We particularly need Member State backing for the "big ticket" items - completing the European Research Area by 2014; launching and activating the European Innovation Partnerships, and using Public Procurement to boost innovation.

The European Innovation Partnerships are one of our most ground-breaking initiatives. We are talking here about tackling a major societal challenge which has significant market potential for European companies. I think it is important not only to work on some concrete measures, but to discuss frankly at European level the best conditions the best environment for innovation at societal level, because sometimes this is indeed a problem.

A pilot Partnership on active and healthy ageing is already up and running, aiming to extend by two years by 2020 the proportion of our lives in which we enjoy good health. The Commission will take account of lessons drawn from the pilot project as we consider further partnerships like water quality and use, resource-efficient use of raw materials and development of substitutes, unleashing the bio-economy, and accelerating the number of "smart" cities.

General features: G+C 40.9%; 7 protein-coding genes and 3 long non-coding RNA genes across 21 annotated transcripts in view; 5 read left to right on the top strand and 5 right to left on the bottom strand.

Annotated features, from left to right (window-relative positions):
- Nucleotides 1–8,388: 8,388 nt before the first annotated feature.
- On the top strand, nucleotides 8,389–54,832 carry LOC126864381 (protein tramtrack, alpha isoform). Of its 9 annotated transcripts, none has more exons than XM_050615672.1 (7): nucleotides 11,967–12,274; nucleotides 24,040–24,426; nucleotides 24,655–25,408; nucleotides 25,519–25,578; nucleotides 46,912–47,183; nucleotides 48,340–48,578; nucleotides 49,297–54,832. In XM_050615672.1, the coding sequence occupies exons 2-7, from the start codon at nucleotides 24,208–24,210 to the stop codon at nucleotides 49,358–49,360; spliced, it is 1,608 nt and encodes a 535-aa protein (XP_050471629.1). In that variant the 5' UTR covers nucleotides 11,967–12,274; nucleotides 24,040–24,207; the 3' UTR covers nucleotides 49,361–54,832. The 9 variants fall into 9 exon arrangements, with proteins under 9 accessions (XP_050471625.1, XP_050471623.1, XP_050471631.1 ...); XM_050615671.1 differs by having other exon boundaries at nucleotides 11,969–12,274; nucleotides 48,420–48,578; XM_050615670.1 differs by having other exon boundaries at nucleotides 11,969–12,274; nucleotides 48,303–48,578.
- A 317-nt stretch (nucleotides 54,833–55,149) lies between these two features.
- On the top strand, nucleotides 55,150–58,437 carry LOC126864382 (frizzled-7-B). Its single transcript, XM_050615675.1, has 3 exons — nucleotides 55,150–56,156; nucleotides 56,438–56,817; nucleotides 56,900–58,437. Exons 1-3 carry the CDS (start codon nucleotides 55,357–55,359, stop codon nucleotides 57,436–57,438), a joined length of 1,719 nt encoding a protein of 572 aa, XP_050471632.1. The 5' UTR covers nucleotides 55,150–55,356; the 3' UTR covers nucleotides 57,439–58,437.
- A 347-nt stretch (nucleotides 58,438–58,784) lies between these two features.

Of course, innovation does not happen in a vacuum and at EU level we need to create the right framework conditions. I would just pick out a couple of examples where we want a clear signal from the European Council.

We believe the time has come for governments to set aside dedicated budgets from existing money for public procurement of innovative products and services. This should create a procurement market worth at least €10 billion a year for innovations that improve public services. Secondly, we urgently need to improve access to finance. We are looking to put in place an EU-wide venture capital scheme and establish the conditions for an EU-wide knowledge market to be created. Here we are working with the European Investment Bank to scale up EU schemes like the Risk-Sharing Finance Facility, which has leveraged investments from the private sector worth over 40 times what the EU budget has put in. The idea here is to create a fund of funds that can inject large amounts of funding for priority projects.